Two new candidates have stepped into the race for Ward 2 Council member, challenging short-term incumbent Brooke Pinto.
Randy Downs, a Ward 2 advisory neighborhood commissioner, and Martín Miguel Fernandez, who works for a local science nonprofit, both qualified for the general election ballot last week. Downs and Fernandez said if elected, they would use the Council seat to facilitate the District’s recovery from the COVID-19 pandemic and respond to widespread demands for police reform.
Pinto won the Council’s Ward 2 special election in June, filling a vacancy left by Jack Evans earlier this year in the aftermath of an ethics scandal. She also secured the ward’s Democratic nomination in the city primary, but a complaint filed in the Office of Campaign Finance raised concerns about her own ethical standards and an alleged finance law violation.
The D.C. Board of Elections confirmed Downs and Fernandez as candidates Wednesday, the same day officials released the city’s candidate list for the general election. The two candidates join the race alongside Pinto, Republican nominee Katherine Venice and Green Party nominee Peter Bolton, according to the list.
Downs is an ANC commissioner who represents parts of Dupont Circle, Logan Circle and Downtown D.C. If elected, he would be the only openly gay candidate on the Council and said he would fight to protect transgender rights, especially for those in homeless and senior living communities.
Downs said he would focus on expanding employment and affordable housing for transgender residents and would press District agencies to increase funds for those public services.
“I don’t think the city is doing enough to support the LGBTQ community, specifically LGBTQ homeless folks or trans people,” he said. “We need to do a lot more”
Downs said his accomplishments as an ANC commissioner have prepared him to serve on the Council, pointing to resolutions he’s supported that have brought bike and bus lanes, a new community center and a transgender flag crosswalk to his commission’s neighborhood.
“Over the past four years, I’ve been able to connect with a lot of individuals and community stakeholders on applications and solving problems,” he said. “I have a record of accomplishments and working with folks, and looking forward to translating that into Council.”
Downs added that he would bring a passion for sustainability and the environment to the Council, after having worked at the Sierra Club, the nation’s oldest and largest environmental organization.
Martín Miguel Fernandez
With a day job in the science field and a night gig as a local DJ, Fernandez said he has the public health knowledge and community ties needed to connect with Ward 2 residents and help D.C. recover from the coronavirus pandemic.
He said Pinto’s alleged campaign law violations and recent voting record have deemed her unfit to represent Ward 2. Fernandez said he was “dissatisfied” with Pinto’s vote against motions to increase the city’s wealth tax and sever ties between the Metropolitan Police Department and D.C. Public Schools, which he says is “an explicit demand” of Black Lives Matter D.C.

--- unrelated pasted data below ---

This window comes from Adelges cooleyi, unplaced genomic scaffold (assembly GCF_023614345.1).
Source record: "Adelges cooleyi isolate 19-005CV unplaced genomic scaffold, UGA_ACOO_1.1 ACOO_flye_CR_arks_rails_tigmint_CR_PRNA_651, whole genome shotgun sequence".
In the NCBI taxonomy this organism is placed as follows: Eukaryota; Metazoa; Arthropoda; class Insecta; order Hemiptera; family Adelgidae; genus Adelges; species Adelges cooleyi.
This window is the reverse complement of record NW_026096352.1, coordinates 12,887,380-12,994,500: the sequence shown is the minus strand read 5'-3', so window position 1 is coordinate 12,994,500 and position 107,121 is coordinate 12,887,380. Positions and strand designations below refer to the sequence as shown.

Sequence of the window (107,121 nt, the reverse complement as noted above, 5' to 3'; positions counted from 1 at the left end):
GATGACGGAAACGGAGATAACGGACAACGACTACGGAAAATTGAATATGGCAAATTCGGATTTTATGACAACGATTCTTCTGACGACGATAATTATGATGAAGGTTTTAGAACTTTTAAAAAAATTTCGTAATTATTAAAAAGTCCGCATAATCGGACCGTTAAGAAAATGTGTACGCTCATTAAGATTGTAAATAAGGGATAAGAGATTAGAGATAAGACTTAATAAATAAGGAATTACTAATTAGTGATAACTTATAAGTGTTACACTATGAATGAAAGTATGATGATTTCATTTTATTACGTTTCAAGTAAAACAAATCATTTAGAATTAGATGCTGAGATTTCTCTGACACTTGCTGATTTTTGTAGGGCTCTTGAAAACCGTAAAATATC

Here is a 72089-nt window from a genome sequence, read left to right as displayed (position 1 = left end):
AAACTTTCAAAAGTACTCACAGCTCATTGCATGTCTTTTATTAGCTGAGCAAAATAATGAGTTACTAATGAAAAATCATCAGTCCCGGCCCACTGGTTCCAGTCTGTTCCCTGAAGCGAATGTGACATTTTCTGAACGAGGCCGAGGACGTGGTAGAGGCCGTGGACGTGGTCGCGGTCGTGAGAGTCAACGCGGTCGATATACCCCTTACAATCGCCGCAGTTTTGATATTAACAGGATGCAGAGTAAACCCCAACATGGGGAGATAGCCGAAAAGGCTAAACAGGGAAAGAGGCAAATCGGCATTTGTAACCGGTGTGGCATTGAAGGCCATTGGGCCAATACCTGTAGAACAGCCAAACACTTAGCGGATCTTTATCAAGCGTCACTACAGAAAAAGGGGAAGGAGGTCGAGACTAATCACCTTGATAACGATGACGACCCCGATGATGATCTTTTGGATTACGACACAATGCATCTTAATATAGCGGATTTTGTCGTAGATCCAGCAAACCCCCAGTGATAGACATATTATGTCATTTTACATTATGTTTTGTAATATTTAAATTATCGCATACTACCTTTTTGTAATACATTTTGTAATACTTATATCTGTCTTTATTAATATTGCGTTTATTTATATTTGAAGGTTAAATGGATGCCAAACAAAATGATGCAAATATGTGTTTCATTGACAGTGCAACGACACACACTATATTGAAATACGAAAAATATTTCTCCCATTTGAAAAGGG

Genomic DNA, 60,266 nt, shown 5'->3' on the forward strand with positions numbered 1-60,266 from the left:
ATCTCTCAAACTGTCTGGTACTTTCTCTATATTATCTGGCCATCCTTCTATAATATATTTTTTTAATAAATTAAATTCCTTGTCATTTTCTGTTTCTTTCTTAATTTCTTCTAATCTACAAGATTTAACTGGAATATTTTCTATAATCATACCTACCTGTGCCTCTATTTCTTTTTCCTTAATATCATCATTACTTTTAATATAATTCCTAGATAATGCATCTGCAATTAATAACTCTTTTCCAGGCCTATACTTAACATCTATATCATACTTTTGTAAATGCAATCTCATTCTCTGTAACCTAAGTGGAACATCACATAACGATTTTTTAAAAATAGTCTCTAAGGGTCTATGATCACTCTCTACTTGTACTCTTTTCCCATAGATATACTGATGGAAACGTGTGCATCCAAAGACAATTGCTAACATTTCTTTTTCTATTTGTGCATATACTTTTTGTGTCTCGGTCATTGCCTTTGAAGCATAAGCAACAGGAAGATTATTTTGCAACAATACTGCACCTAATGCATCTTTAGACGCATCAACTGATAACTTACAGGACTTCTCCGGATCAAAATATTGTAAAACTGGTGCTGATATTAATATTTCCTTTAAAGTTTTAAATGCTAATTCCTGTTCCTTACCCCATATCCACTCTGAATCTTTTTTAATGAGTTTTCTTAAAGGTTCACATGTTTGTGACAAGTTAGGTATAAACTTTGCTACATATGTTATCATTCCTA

“I’m running against Brooke Pinto because I don’t believe she’s the person for this moment, ethically speaking or in terms of the needs of the social movements that are going on right now,” Fernandez said.
Fernandez, who works for the American Association for the Advancement of Science, said his upbringing and professional experience in the D.C.-area will help him serve the interests of local voters more effectively than Pinto. After he was born in Peru, Fernandez moved to D.C. at a young age and grew up seeing D.C. natives who have been “forgotten” through the city’s gentrification of low-income neighborhoods, a community he said he would fight to protect if elected to the Council.
“I haven’t forgotten the people who actually have been living here and are multi-generational, and they’re forgotten,” Fernandez said. “That’s the reality especially in Ward 2, the Black community in Ward 2, the Latino community in Ward 2 is neglected, but I don’t intend to neglect them.”
Fernandez said Black and Latino people in the District have been “disproportionately affected” by the COVID-19 pandemic because of unequal access to health resources in the city. He said the pandemic and fight for racial justice in the city are “intersectional issues” driven by a health equity crisis that cuts off low-income individuals from quality treatment.
Downs said the District needs to provide COVID-19 testing to residents every two weeks and support students learning online this fall by providing computers, tablets and hotspots. Lawmakers also need to dispense more funding to local employees like renters, immigrants and sex workers who may not receive federal funding because they’re not part of the “formal economy,” he said.
As an ANC commissioner, Downs said he has pushed the city to install expanded sidewalks on 17th Street for more outdoor seating and increased pedestrian space to help mitigate the spread of the coronavirus in public spaces.
Pushing for racial justice
Downs and Fernandez both said they support the Council’s decision to reallocate funds from the MPD’s budget to social services like violence interruption programs, employment services and affordable housing. Downs said he will fight to decriminalize sex work and end stop-and-frisk policies, and Fernandez said he plans to equalize access to technology for all families to facilitate remote learning in D.C. schools this fall.
“Why do we have $535 million for Metropolitan Police Department?” Fernandez said. “Again, all these issues are intersectional. Why are we committing that much money to police if people are unemployed or people are unable to pay rent? All of those things can contribute to crime.”